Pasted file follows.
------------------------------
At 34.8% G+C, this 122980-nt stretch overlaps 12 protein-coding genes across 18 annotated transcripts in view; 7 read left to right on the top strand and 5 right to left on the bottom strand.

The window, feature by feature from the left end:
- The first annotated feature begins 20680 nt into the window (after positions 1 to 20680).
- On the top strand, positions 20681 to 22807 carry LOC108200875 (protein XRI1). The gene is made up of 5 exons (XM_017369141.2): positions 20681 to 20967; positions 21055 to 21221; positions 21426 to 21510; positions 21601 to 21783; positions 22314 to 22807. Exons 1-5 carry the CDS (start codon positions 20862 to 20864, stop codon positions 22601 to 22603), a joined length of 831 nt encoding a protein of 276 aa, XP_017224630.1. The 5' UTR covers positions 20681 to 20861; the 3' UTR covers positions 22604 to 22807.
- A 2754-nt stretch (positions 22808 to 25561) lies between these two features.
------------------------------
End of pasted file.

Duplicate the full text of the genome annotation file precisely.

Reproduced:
At 34.8% G+C, this 122980-nt stretch overlaps 12 protein-coding genes across 18 annotated transcripts in view; 7 read left to right on the top strand and 5 right to left on the bottom strand.

The window, feature by feature from the left end:
- The first annotated feature begins 20680 nt into the window (after positions 1 to 20680).
- On the top strand, positions 20681 to 22807 carry LOC108200875 (protein XRI1). The gene is made up of 5 exons (XM_017369141.2): positions 20681 to 20967; positions 21055 to 21221; positions 21426 to 21510; positions 21601 to 21783; positions 22314 to 22807. Exons 1-5 carry the CDS (start codon positions 20862 to 20864, stop codon positions 22601 to 22603), a joined length of 831 nt encoding a protein of 276 aa, XP_017224630.1. The 5' UTR covers positions 20681 to 20861; the 3' UTR covers positions 22604 to 22807.
- A 2754-nt stretch (positions 22808 to 25561) lies between these two features.